Only four men have been elected to Baseball's Hall of Fame solely based on their achievements as general managers: Ed Barrow (Yankees), Larry MacPhail (Reds, Dodgers, Yankees), Branch Rickey (Browns, Cardinals, Dodgers, Pirates), and George Weiss (Yankees, Mets).
Teams run by those men won 34 league titles and 22 World Series. And if winning World Series is the only way to get into the Hall of Fame as an executive, then Billy Beane doesn't have much of a chance. Because to this point, Beane's Oakland Athletics haven't won a single World Series, or even a league title.
My colleague Alan Schwarz has argued that John Schuerholz belongs in the Hall of Fame, and I don't know that Alan is wrong about that. But if we're going to start putting general managers in the Hall -- and it's been a number of years since that actually happened -- then shouldn't we already be thinking about Billy Beane, too?
In 1999, the Athletics ranked 11th in the American League in payroll, and fifth in wins.
In 2000, the Athletics ranked 12th in payroll, and second in wins.
In 2001, the Athletics ranked 12th in payroll, and second in wins.
In 2002, the Athletics rank 12th in payroll, and first in wins.
And with most of Oakland's stars signed through 2004, at least, there's no reason to think the Athletics won't be favored to win the American League in each of the next two seasons. At least.
It's pretty clear that Billy Beane is the most successful general manager in the game today, based purely on what his teams have accomplished relative to their financial resources. In fact, Beane has been so successful that he makes other baseball executives nervous. He makes the Commissioner's Office nervous because he proves that competitive balance is about far more than just payrolls. And he makes other general managers nervous. How can they complain about not having enough money when that #@&%$ out in Oakland is winning division titles with less money than just about anybody?
So what did those nervous baseball executives do? With enthusiastic help from the players, they opened up Beane's toolbox and they stole one of his favorite tools.
This past June, the Athletics owned seven of the first 39 picks in the draft. That's a lot of picks, and nobody knows better than Billy Beane what to do with them: college players, college players, and more college players.
How did the Athletics get so many picks? They had their own pick, of course, at No. 26. But they also had six other picks -- three in the first round, and three more in the so-called "sandwich round" before the second round -- as a result of losing free agents Jason Giambi, Johnny Damon, and Jason Isringhausen.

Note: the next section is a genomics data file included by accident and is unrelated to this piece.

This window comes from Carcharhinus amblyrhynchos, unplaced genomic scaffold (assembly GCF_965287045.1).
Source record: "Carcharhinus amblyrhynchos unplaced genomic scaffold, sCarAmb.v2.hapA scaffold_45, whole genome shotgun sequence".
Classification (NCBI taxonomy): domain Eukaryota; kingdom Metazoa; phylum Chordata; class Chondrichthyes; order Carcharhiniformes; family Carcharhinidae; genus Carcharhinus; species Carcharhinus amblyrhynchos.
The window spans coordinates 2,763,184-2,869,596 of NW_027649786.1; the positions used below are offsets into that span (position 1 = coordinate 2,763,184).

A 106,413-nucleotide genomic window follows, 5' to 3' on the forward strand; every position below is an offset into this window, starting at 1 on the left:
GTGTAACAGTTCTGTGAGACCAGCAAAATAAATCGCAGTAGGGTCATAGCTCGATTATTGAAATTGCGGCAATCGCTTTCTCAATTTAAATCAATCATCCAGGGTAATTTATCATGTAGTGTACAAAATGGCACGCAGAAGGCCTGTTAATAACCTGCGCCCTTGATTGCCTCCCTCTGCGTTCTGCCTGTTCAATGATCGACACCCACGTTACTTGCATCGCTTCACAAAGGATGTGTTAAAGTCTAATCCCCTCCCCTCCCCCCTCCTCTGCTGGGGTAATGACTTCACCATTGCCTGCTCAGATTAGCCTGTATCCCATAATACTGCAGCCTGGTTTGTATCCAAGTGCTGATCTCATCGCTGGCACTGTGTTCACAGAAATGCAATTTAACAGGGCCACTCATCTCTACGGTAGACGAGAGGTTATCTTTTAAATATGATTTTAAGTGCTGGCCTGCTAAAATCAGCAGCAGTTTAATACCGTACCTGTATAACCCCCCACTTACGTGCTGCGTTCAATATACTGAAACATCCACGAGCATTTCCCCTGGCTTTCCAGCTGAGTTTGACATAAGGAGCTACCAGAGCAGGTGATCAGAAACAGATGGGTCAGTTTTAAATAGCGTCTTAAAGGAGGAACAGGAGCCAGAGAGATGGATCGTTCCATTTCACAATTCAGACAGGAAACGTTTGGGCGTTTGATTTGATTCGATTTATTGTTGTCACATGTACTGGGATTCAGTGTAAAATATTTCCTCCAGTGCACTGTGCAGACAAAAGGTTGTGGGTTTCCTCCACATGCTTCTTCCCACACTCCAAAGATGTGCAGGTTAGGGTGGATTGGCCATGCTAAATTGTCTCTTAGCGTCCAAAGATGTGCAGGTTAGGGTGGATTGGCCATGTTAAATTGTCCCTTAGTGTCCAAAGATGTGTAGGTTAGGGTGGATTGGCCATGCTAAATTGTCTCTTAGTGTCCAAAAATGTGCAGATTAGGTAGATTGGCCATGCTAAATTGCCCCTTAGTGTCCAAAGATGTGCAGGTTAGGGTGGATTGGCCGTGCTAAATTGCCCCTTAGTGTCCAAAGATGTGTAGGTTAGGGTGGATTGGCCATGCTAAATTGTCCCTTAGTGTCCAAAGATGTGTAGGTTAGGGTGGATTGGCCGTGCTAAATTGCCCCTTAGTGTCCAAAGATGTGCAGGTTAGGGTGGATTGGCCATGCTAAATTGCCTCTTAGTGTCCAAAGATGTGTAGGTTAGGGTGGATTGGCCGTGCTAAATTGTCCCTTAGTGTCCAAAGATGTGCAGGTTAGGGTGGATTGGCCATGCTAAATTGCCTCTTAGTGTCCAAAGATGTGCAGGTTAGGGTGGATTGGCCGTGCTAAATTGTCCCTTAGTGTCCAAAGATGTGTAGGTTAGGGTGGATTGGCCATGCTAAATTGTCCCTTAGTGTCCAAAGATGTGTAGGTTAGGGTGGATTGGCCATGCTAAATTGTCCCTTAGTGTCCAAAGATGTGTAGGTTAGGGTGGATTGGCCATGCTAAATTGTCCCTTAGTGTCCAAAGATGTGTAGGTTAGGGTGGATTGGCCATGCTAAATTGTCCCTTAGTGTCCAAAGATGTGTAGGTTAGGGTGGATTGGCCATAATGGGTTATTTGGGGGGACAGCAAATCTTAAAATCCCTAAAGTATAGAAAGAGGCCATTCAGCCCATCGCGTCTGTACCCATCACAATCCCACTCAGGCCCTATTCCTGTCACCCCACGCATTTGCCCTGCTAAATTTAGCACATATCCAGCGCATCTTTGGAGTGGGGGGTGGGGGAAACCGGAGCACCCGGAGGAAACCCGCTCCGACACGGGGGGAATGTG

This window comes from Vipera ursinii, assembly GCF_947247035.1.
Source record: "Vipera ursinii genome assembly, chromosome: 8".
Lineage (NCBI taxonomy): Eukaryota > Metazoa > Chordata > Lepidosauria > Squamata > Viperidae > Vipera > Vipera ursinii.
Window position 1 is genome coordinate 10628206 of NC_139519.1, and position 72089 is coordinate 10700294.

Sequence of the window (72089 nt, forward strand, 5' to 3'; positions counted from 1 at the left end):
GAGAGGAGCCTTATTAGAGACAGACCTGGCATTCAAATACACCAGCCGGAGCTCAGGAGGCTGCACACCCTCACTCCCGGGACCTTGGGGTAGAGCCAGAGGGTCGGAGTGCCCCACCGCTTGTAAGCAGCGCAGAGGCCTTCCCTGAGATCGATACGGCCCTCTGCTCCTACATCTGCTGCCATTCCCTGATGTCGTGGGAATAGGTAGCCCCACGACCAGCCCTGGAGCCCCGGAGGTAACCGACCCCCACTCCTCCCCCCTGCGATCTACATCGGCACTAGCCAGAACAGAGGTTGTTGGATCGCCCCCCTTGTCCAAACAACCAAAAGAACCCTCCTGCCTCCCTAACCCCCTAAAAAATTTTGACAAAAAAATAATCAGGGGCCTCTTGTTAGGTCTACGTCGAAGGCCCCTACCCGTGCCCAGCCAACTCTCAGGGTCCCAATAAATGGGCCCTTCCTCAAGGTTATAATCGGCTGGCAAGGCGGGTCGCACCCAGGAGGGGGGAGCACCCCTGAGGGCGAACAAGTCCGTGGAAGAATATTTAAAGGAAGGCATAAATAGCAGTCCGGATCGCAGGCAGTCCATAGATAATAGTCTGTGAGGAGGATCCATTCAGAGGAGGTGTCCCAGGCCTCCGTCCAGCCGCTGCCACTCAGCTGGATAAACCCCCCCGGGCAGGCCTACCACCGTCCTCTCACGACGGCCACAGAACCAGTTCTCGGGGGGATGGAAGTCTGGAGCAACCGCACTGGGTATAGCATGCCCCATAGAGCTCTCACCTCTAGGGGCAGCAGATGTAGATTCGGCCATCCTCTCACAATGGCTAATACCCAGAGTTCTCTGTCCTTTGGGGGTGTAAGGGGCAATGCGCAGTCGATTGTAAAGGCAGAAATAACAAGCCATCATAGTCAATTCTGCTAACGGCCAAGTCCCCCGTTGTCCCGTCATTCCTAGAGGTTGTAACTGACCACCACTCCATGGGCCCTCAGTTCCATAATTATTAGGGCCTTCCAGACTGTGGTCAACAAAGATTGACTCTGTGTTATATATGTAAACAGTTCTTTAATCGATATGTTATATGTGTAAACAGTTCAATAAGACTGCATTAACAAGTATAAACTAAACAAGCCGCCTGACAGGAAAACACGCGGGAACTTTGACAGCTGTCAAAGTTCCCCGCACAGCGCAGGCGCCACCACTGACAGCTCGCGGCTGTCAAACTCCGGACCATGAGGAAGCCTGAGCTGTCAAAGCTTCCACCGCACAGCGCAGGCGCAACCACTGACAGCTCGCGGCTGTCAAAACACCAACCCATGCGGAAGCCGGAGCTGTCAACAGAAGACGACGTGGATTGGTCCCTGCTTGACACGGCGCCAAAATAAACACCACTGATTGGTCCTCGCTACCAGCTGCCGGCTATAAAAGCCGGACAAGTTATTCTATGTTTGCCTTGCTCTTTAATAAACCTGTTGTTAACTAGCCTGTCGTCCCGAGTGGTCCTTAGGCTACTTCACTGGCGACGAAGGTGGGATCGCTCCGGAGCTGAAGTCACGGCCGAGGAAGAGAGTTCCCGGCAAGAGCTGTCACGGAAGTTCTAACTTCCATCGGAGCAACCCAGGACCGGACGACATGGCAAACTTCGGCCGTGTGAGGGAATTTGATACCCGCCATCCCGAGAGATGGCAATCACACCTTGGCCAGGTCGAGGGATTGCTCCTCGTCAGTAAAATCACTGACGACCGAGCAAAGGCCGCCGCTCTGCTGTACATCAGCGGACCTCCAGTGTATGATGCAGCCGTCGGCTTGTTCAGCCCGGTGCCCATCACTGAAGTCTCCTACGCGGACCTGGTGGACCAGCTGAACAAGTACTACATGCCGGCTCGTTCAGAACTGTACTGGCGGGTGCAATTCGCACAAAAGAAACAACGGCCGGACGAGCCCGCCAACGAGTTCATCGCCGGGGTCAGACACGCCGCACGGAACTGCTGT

Eventually, most of Oakland's current stars will move on to greener pastures. So to prevent the franchise's current success from becoming an "aberration" (to quote Commissioner Bud), eventually the roster must be restocked with more homegrown stars. Of course, the only way to accomplish that is through the draft.
But you only get one first-round pick, one second-round pick, etc. So it's hard to build a great team solely through the draft. It can be done, but it takes a lot of smarts and a fair piece of luck. Pick up some extra draft picks, though, and suddenly the odds get a lot better.
And that's what Beane has figured out. Teams aren't allowed to trade for draft picks in the traditional sense ... but when a team acquires a prospective free agent with little intention of re-signing him, then trading for draft picks is essentially what it's doing. The Athletics will pay Ray Durham approximately $2 million this season. And for that $2 million, they receive not only his performance for the remainder of the season, but also two high draft picks next June. If you ran a pennant-contending team looking to get better through the draft, wouldn't you pay two million bucks for two months of Ray Durham and a couple of draft picks?
Gosh, I sure would. I don't have any idea if Billy Beane would have traded for Durham without the promise of excellent compensation next June, but I do know that he had those draft picks on his mind when he made the deal.
But now those draft picks are gone -- poof -- like so many magician's rabbits, courtesy of Commissioner Bud's "historic" agreement, which eliminates all compensation for lost free agents.
And so if Billy Beane wants to wind up in the Hall of Fame, it looks like he'll have to get there without anybody else's help.